GEORGE TOWN: Penang has acknowledged that nine out of 29 hill clearing cases on the island, as reported by Penang Forum , were illegal.
Penang Forum representative Rexy Prakash Chacko said state Local Government Committee chairman Chow Kon Yeow and Penang Island City Council (MBPP) had a discussion with them last week.
This came about after the forum’s first Penang Hills Watch (PHW) report on hill clearing cases was submitted to the state on Jan 2.
“They investigated the report and concluded that only nine were illegal clearing activities while the rest were legally permitted land works (14) and natural slope failure (one). The other five cases are still being investigated by the relevant departments.
“The illegal clearing cases have been issued with stop work orders or are being followed up by court action,” he said on Saturday.
Chacko commended Penang’s concern and transparency in responding to the PHW report.
He urged for close monitoring on the nine illegal clearing cases and for mitigation action to be taken to rehabilitate the areas if necessary.
“For those with permits, the forum hopes that the clearing will strictly adhere to the state laws on land works and drainage.”
Chow, when met at Datuk Keramat assemblyman Jagdeep Singh Deo’s CNY open house in Taman Free School, said he had discussed with Penang Forum members about the report and answered their queries.
The public can view the PHW report as well as the response from the state government at the Penang Hills Watch Facebook page (@PenangHillsWatch) or the Penang Forum website, and see them interactively on a map at the Penang Hills Watch page.
PHW, a citizen-oriented initiative to provide a platform to monitor activities affecting the hills of Penang, was launched in October last year by Penang Forum, a loose coalition of non-political civil society groups often critical of the state government’s plans and policies. – The Star
Jan 28, 2016 … PENANG’S drainage system is unable to cope with heavy rain falling within a
short ….. Penang Forum concerns over hill clearing and flood.
Five people, including two former senior officers of Felda, are in remand for seven days from today for investigations into alleged misappropriation in connection with a sturgeon fish rearing project worth RM47.6 million. — Bernama
PETALING JAYA: Felda is the latest government-linked company (GLC) to be investigated by the Malaysian Anti-Corruption Commission (MACC), which saw three current and two former officers, one of them a Datuk, being arrested for alleged corruption over a project worth RM47.6mil.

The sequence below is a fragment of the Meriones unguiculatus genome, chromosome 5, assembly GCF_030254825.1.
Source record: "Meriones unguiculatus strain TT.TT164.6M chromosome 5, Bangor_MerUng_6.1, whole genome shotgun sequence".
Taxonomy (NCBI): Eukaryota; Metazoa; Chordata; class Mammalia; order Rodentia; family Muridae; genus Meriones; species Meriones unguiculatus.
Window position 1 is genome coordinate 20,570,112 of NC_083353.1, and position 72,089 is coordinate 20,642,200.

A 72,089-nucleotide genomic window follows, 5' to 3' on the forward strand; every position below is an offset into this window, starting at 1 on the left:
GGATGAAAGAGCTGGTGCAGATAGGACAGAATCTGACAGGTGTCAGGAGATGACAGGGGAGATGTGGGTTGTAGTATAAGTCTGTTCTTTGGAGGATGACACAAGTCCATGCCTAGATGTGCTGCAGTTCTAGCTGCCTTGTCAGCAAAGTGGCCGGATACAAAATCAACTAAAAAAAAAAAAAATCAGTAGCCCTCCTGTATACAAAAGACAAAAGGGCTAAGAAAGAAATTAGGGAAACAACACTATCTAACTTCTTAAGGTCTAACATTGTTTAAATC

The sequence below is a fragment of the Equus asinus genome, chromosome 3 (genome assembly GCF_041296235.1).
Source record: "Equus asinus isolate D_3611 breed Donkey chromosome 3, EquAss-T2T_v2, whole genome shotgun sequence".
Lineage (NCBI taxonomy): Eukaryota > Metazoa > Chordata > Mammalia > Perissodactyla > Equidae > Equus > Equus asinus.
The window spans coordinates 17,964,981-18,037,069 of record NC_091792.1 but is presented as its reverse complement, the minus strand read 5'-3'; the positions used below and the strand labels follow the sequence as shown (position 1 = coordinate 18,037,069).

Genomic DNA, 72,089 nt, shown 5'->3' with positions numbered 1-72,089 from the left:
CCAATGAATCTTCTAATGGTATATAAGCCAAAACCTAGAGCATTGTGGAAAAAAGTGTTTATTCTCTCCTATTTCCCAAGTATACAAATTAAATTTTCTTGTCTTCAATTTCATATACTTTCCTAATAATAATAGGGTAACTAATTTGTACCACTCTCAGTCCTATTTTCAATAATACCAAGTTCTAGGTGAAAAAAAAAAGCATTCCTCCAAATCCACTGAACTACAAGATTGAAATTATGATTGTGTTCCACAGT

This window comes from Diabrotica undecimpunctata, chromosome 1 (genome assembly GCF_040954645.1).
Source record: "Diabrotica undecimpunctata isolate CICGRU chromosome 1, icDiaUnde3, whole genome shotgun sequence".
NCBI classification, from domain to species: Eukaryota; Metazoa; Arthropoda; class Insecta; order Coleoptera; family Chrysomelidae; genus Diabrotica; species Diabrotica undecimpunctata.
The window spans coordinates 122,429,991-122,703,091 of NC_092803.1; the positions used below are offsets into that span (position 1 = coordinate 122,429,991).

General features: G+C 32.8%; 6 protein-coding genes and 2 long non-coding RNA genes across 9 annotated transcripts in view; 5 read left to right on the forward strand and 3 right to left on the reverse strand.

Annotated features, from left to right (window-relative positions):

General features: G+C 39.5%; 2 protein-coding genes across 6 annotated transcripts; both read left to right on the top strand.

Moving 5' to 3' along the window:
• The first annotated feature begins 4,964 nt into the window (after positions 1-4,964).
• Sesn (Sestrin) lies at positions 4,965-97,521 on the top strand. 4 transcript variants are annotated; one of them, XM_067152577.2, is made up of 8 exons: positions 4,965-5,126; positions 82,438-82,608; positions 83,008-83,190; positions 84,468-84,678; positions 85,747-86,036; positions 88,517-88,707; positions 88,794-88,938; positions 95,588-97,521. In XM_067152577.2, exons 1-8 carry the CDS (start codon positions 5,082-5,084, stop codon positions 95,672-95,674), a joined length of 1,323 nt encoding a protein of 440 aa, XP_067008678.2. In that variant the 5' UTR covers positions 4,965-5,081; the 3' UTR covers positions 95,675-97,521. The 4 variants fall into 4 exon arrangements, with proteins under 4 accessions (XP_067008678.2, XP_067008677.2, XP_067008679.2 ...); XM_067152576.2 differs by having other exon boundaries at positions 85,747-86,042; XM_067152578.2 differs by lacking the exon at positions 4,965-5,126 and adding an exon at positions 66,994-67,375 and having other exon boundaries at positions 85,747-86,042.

Three of them were former senior executives, who held positions of power when they were still with the GLC.
They are the GLC’s former director-general, ex-deputy director-general (strategic resources), and the former operations officer in charge of the sturgeon project.
Two others detained were its head of London Properties and an assistant administration officer.
All five were picked up in a sting operation, dubbed Ops Caviar, by officers from the anti-graft body between 11.30am and 6pm in several locations around Klang Valley yesterday.
Many valuable items were seized during the raids, including a luxury car and jewellery, estimated to be worth millions of ringgit.
More items are expected to be seized as anti-graft officers visit their homes and obtain details of their assets and personal accounts of their immediate family members to be frozen as part of investigations.
They are being investigated for alleged corruption, abuse of positions and using the GLC for personal gain.
It is learnt that the investigation was zeroing in on the implementation of technology transfer in relation to the sturgeon fish rearing project with a Korean firm.
“We believe all the five suspects are directly involved in the project worth US$10mil (RM47.6mil) since 2014.
“Checks showed that in early 2013, a meeting was held to discuss the project.
“But the Felda board of directors told the 53-year-old suspect to first come up with a detailed report and a proposal on the amount of investments for the project before making a decision,” said a source.
But unknown to the Felda directors, financial and legal divisions, a company – Felda Carviative Sdn Bhd (FCSB) – was set up in January 2014.
An agreement, worth US$45mil (RM146.25mil), was then signed between the company and a Korean firm, in relation to sturgeon rearing deal.
Checks by the MACC showed the project did not receive accreditation from the Pahang Department of Environment as per the SOP.
“We found payment made to the Korean firm about one week after the FCSB was set up.
“This was despite no approval being obtained from the Felda directors,” added the source.
So far, funds amounting to RM47.6mil from Felda have been disbursed by the suspects.
It is learnt the deal with the foreign firm involved technology transfer, service agreement and design and construction agreement.
The agreement was said to have been inked by the Datuk and the 53-year-old suspect, both of whom were former directors of FCSB.
Then, the financial division was also under the purview of both suspects.
MACC director of investigations Datuk Simi Abd Ghani confirmed the arrests of the five.